Build performance has always been important to me, but my pain tolerance has always varied widely depending on the project. The projects I have worked on which require the JVM, such as Jenkins or JRuby/Gradle, anything under 30 seconds seems amazing. For small Node and Ruby projects, anything over a few seconds feels atrocious. Since I’ve been hacking with Rust lately, I haven’t been able to figure out what constitutes “acceptable.” For my relatively small project, incremental compilation was very quick, but for some reason linking the project would talk almost 10 seconds. That seemed pretty unacceptable.
If the people I know tweet enough about something, eventually I’m bound to breakdown and just buy the thing. It happened with the Intel NUC, and now it’s happened with Yubikey. The Yubikey is a USB-based security device that can do a lot of things, but in my case I just need it to act as a security key for a number of websites such as GitHub, Google, and Twitter. Much to my dismay it did not work exactly as I expected right out of the box on my openSUSE-based laptop.
People will sometimes look at my screen covered in terminal windows overflowing with text: “how do read all that?” These moments remind me how inscrutable backend development can appear to the outsider. Today I would like to introduce a tool that I hope makes a some parts a little more easy to understand: Kafkakitty
This week we launched the Scribd tech blog, on which I published today’s article: We’re building the largest library in history. I frequently have to remind myself that I have been here less than a year, and we have undergone incredible positive change, with more coming in 2020.
I have a love/hate relationship with containers. We have used containers for production services in the Jenkins project’s infrastructure for six or seven years, where they have been very useful. I run some desktop applications in containers. There are even a few Kubernetes clusters which show the tell-tale signs of my usage. Containers are great. Not a week goes by however when some oddity in containers, or the tools around them, throws a wrench into the gears and causes me great frustration. This week was one of those weeks: we suddenly had problems building our Docker containers in one of our Kubernetes environments.
A number of years ago I was building out a product with a small team, like most
teams I’ve worked with, an irreverent sense of humor emerged. One of my
colleagues quite enjoyed using the term “bro” ironically; he certainly was the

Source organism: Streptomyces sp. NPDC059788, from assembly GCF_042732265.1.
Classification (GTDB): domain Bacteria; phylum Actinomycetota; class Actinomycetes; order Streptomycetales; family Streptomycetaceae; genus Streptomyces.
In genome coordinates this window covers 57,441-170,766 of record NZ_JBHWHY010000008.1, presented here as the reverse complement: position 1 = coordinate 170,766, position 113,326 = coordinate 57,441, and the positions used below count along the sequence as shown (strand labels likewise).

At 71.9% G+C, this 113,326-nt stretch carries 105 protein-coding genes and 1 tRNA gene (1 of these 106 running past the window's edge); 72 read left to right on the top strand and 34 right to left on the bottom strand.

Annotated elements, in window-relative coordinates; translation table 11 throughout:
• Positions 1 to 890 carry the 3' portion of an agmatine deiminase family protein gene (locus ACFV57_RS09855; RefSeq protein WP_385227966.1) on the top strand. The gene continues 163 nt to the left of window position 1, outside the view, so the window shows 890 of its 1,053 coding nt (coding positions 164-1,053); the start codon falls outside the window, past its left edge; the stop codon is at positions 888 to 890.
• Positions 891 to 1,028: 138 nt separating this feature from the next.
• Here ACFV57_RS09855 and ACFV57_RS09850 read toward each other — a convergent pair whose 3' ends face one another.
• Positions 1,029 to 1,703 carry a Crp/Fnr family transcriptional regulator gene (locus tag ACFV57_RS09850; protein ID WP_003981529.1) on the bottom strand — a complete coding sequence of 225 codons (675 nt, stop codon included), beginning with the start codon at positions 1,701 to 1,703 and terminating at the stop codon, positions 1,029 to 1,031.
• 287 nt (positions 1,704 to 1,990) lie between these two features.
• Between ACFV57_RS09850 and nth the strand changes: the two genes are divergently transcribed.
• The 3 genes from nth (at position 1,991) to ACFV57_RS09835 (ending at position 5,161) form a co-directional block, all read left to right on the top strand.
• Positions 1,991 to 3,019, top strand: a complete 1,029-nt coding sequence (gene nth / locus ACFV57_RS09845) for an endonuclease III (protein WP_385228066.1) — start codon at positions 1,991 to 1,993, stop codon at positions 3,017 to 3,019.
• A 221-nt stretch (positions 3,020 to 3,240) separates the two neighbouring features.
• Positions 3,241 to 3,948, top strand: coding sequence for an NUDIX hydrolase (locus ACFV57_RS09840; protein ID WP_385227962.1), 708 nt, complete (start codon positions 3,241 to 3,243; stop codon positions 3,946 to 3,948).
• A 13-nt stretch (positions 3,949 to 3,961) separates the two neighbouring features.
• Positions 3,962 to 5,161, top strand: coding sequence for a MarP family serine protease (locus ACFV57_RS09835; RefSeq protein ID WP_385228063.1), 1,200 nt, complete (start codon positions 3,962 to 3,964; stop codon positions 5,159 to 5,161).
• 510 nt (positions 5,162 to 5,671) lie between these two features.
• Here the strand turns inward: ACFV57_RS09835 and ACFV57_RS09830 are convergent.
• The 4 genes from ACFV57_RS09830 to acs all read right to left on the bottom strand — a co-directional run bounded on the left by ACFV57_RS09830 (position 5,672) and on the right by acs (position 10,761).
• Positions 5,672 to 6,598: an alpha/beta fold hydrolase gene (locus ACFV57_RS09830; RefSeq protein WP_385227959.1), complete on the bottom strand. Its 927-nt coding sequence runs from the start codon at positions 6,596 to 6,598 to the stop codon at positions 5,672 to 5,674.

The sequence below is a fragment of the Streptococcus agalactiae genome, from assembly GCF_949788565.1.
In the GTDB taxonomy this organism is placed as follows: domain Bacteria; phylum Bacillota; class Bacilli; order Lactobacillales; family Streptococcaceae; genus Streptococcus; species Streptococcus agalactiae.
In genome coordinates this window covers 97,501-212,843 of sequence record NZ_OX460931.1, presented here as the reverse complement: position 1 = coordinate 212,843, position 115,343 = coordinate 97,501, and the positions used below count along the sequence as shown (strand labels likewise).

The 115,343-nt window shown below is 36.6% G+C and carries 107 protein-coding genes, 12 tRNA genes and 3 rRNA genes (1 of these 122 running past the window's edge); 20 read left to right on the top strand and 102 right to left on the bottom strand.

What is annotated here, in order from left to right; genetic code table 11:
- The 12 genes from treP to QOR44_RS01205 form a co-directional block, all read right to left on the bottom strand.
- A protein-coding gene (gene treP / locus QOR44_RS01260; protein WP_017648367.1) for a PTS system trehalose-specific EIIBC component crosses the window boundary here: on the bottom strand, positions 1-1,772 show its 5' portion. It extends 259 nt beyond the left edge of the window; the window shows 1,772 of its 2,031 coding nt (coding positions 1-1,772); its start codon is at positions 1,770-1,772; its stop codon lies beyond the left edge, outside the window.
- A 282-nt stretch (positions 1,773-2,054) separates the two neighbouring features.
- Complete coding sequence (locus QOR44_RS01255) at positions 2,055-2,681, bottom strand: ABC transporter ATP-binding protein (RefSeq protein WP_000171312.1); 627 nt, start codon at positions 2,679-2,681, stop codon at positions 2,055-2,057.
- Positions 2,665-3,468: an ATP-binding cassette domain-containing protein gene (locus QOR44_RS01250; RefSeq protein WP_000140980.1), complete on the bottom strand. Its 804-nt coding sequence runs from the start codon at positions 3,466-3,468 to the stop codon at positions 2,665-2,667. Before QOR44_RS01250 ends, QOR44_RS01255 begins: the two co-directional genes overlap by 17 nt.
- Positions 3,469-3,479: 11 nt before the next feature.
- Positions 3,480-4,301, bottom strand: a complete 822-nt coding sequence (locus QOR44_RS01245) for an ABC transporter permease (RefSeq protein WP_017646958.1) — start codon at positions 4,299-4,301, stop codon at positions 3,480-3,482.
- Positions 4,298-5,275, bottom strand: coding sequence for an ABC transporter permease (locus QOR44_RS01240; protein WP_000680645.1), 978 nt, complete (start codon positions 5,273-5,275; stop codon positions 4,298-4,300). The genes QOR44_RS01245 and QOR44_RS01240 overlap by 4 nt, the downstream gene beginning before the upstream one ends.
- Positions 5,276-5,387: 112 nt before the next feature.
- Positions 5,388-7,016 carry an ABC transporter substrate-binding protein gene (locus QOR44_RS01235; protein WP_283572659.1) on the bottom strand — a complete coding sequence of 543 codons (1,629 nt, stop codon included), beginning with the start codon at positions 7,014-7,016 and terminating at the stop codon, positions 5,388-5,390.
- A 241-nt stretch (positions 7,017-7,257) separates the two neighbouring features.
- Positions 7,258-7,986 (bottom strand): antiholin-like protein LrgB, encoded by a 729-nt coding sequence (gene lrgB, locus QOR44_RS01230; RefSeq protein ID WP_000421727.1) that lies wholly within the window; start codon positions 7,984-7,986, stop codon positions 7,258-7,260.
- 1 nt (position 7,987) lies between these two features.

type of person who wouldn’t come within earshot of any group of people who
might use the term with any level of seriousness. As the product started to
take shape, we found ourselves in need of fake users in our test system. I’m
not sure who created this first user, but the user’s
fullName was set to
“Test Bro.” Shortly thereafter another user was added: “Broam Chomsky.”
TLS certificates have the largest “complexity/importance” scores imaginable. Everything about them is error prone and seemingly over-engineered from top to bottom, yet they are one of the most important pieces of security and authentication in our software architectures. From an engineering management standpoint, I am finding myself adopting the rule of: estimates for any project involving certificates should be multiplied tenfold. If the project involves the Java Virtual Machine (JVM) and the Java Key Store (JKS), multiply by another ten I suppose. For my own future convenience, in this blog post I would like to outline how to add a root certificate to a Java Key Store in Red Hat-derived environments.
Over the course of my professional career I have witnessed the transition from free and open source software being something useful engineers do, to a multi-billion dollar industry with companies jumping into the frenzy. During this time I have also gone from an open source user, to contributor, to a board member. Helping to steward a few small projects, but mainly focusing on the Jenkins project. Along the way I have interacted with businesses in each role, forming opinions of their businesses. Getting a sense of their cultural values by watching and listening as their employees interact with the project, or their executives make public statements about Jenkins or open source software in general. By night I am open source contributor, but by day I am now what enterprise sales people refer to as the “buyer.” One with opinions formed by years of interactions with these companies whose products we evaluate.
Running untrusted CI/CD workloads in Jenkins is perhaps my favorite security discussion. Throwing Docker into the mix makes things even interesting, and in some cases less secure. Today I implemented a pattern which I have discussed with colleagues but hadn’t yet had the opportunity to try: a multi-Kubernetes cluster for Jenkins. In short, running a Jenkins master in a cluster which acts as the control pane for it and many other services, while running all of its workloads in an entirely separate Kubernetes cluster. For those who know the joy of managing Kubernetes this may seem like madness, but it does offer a number of security benefits which I would like to outline.